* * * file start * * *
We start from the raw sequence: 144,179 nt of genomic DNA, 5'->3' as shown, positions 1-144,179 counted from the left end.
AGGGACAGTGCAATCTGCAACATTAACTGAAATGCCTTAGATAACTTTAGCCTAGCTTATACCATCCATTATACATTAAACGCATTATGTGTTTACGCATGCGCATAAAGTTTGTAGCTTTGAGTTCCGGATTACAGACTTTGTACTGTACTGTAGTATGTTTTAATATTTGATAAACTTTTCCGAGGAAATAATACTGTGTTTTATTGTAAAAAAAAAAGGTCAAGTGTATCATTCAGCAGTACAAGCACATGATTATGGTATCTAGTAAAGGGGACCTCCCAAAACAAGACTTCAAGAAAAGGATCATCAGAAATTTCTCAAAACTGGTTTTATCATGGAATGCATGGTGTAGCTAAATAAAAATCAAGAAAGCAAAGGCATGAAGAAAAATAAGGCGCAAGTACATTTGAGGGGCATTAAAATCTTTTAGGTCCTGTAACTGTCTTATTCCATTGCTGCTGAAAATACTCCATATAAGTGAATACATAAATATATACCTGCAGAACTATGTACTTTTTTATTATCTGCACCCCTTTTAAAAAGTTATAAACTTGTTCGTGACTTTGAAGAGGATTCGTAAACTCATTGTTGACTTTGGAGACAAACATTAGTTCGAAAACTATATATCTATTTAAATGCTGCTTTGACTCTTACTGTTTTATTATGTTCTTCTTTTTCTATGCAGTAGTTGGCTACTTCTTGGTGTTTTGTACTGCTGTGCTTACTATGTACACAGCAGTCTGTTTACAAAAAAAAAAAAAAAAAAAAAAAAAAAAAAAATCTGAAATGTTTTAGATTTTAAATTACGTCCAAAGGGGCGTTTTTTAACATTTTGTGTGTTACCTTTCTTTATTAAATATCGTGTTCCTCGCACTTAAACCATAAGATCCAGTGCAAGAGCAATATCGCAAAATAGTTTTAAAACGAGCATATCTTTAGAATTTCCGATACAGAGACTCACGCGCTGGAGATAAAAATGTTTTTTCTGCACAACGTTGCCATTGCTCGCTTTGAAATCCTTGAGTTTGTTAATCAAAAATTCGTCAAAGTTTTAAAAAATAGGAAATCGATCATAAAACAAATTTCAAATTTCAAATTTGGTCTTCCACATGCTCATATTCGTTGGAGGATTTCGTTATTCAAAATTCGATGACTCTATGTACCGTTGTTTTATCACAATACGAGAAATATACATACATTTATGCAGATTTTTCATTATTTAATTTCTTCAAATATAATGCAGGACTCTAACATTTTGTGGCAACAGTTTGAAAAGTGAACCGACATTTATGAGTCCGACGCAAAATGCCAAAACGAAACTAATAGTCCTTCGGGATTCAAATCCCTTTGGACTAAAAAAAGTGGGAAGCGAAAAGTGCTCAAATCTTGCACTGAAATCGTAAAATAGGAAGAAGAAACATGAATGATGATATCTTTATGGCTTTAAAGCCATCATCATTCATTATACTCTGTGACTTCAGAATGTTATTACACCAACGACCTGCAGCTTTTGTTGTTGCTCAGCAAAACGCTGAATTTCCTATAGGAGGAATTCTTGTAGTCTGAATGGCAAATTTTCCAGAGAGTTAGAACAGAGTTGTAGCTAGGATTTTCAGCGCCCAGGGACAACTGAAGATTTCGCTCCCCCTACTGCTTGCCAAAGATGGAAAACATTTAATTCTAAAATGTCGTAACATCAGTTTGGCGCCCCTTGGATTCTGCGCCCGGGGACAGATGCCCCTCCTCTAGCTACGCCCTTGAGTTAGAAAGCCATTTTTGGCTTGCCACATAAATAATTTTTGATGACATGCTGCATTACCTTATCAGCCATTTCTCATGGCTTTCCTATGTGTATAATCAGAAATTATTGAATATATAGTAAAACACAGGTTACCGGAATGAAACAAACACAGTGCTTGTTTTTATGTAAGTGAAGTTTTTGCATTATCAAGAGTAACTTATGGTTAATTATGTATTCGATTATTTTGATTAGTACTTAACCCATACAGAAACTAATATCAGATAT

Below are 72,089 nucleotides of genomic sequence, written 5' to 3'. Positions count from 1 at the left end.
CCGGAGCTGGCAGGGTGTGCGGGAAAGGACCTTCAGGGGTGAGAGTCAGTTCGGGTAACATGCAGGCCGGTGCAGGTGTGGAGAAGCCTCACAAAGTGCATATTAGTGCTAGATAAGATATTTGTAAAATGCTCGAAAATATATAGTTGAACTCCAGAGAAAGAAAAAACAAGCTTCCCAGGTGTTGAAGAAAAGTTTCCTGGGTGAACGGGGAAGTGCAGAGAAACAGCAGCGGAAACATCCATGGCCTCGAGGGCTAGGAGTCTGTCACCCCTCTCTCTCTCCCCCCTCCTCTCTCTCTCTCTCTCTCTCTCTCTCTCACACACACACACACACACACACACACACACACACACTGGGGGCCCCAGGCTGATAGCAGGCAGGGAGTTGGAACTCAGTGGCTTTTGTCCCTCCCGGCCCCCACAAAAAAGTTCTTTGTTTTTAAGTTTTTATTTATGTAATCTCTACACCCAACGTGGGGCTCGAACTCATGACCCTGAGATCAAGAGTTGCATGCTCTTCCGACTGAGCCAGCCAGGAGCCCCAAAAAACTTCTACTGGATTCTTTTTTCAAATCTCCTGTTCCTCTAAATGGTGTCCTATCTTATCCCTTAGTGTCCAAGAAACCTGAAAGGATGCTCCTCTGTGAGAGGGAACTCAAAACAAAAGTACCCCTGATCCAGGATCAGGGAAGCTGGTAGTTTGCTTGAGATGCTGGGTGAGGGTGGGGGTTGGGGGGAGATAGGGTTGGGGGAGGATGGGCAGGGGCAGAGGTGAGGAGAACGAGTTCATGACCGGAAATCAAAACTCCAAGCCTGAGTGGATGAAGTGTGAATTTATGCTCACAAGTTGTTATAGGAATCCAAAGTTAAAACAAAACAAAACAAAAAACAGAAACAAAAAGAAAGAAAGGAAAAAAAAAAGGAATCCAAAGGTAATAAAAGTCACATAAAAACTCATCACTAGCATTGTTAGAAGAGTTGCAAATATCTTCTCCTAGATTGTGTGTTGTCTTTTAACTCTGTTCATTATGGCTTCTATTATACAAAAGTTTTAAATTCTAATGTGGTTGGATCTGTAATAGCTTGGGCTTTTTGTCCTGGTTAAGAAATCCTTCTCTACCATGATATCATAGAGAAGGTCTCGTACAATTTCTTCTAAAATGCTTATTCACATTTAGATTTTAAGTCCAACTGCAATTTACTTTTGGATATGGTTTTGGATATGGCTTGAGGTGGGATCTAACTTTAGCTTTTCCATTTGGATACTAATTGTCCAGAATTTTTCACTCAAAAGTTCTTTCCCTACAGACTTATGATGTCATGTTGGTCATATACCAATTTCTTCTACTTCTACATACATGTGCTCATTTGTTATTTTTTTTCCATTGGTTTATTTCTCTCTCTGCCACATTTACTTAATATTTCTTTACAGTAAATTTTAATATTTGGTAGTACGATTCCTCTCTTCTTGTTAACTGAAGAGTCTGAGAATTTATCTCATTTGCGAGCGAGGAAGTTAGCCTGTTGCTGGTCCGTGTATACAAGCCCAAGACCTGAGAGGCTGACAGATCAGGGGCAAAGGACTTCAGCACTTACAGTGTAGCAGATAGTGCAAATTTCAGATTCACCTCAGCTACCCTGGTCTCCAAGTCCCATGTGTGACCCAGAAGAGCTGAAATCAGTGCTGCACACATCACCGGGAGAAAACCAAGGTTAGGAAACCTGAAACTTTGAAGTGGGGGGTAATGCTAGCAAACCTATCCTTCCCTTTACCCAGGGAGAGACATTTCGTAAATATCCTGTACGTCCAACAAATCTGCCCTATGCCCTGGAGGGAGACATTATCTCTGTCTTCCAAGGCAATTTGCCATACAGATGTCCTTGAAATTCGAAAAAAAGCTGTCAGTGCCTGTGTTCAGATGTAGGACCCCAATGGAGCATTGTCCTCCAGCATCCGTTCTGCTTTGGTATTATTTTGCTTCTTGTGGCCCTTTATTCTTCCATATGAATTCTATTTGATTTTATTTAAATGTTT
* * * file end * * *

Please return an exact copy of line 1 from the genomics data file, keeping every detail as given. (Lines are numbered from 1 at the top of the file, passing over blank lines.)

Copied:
We start from the raw sequence: 144,179 nt of genomic DNA, 5'->3' as shown, positions 1-144,179 counted from the left end.